Ads are gone. We're using Patreon to raise funds so we can grow. Please pledge support today!
Google+   Facebook button  Twitter button 
3DS | DS | PS3 | PS4 | PSP | VITA | WII | WIIU | X360 | XB1 | All
Splatterhouse (Arcade) artwork

Splatterhouse (Arcade) review


"The wanton cruelty of SplatterHouse is what really makes it worth sinking one's teeth into, much like the famished parasitic leeches that soon bore out of the surrounding rancid flesh to feast upon Rick’s warm, tasty blood if given the chance. "




And now, a charming little game that assaults your senses with all the force of a claw hammer to the brainpan.

Seeking cover from an approaching storm, Rick and girlfriend Jennifer stumble onto an old, abandoned mansion secluded in the woods. In a remarkable series of coincidences, this just happens to be the home of Dr. Herbert West, a madman rumored to have performed the most bizarre and grotesque of experiments in his attempts to reanimate dead tissue. Jennifer’s blood-curdling screams suddenly emanate from inside the manor just as a flash of lightning bursts across the sky; the next thing we see is Rick’s lifeless body, felled by some unseen horror. Yet a sinister presence recalls Rick to the world of the living – awakening with what appears to be a hockey mask bonded to his face, our hero must rend his decaying hosts from limb to diseased limb as he attempts to rescue Jennifer from a fate worse than death within the depths of the SplatterHouse.


Besides patronizing the same outfitter as Jason Voorhees, Rick is likewise a hulking ghoul practically bursting with sinewy muscle from beneath his ragged clothes. He’s easily capable of reducing your average zombie to a pile of bloody pus with his bare knuckles – but most of the time he’ll be placing those meaty hands on a number of weapons with which to bludgeon, mutilate, and otherwise inflict grievous anatomical harm upon the many freakish horrors inhabiting the West mansion.

While strolling by piles of decomposing corpses and veritable mountains of raw organs heaped atop each other like cordwood, you’ll find that even the backgrounds are full of “life.” Chained zombies vomit up pools of toxic slime in Rick’s path before falling limp in their shackles, while the others thrash about helplessly due to being impaled upon wooden stakes. Meanwhile you’re busy pummeling the green and purple-skinned ghasts quickly approaching from all sides, our hero’s fists turning them into unimpressive ooze. Ho hum, right? But wait – someone has thoughtlessly left a large cleaver lying unattended on the floor! Thus armed, you can quickly lop a zombie’s head clean from its malformed shoulders, the offending appendage soaring high into the air as a shower of gore cascades from the creature’s torn neck.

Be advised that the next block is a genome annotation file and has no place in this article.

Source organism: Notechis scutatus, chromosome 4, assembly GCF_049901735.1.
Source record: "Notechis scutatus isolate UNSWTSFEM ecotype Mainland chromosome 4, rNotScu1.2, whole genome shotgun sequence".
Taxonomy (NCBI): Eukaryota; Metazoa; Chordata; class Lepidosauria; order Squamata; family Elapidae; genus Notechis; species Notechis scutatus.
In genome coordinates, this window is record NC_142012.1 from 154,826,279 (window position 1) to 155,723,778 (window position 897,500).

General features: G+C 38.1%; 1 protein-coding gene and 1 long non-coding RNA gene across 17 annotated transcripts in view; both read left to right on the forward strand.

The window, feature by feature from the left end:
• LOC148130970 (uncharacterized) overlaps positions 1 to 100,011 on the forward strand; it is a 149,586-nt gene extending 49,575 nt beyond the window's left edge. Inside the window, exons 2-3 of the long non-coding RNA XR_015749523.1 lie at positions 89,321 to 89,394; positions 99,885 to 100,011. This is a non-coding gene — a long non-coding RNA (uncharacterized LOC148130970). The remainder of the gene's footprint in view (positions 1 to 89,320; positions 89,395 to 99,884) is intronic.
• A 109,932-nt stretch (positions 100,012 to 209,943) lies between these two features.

Yum.


Yes, the wanton cruelty of SplatterHouse is what really makes it worth sinking one's teeth into, much like the famished parasitic leeches that soon bore out of the surrounding rancid flesh to feast upon Rick’s warm, tasty blood if given the chance. Hungry for more? The ever-popular third level takes us into a gloomy forest surrounding the house for a midnight stroll beneath the rain and crackles of thunder. Bulbous deformed carcasses twist slightly in the wind as they hang from ropes in the trees, splitting open upon impact to discharge large puddles of oozing glop. Skinless canines creep forward to snack upon the remnants of your slain foes; interrupt their meal and it’ll be your own flesh that faces their piercing howls and cutting jaws. But the real kicker is the gigantic leathery-skinned thing that’s lurking up ahead; with its misshapen head tightly wrapped within the confines of a cloth sack and whirring chainsaws grafted to the stubs of its arms, this disfigured killer growls in pain even over the whining blades as you empty your shotgun into its massive chest.

The moody, bass-filled musical score ranges from creepy and subdued to pounding, frenzied beats depending on the scene, going a long way to establish the horrific atmosphere alongside the booming sound effects. In addition to the high-pitched shriek of those rusty saws, you’ll be able to hear the satisfying crack of a possessed chair shattering into pieces or the wail of a translucent female phantom as she fades into nothingness. When trudging through a murky sewer, slimy creatures rise from the muck and loudly moan after a 2x4-hefting Rick smashes them into a sludgy mess against the wall. Fall into a dusty basement filled with dead bodies, however, and a skeletal necromancer floats overhead to conjure up hordes of the walking dead with his ominous chants.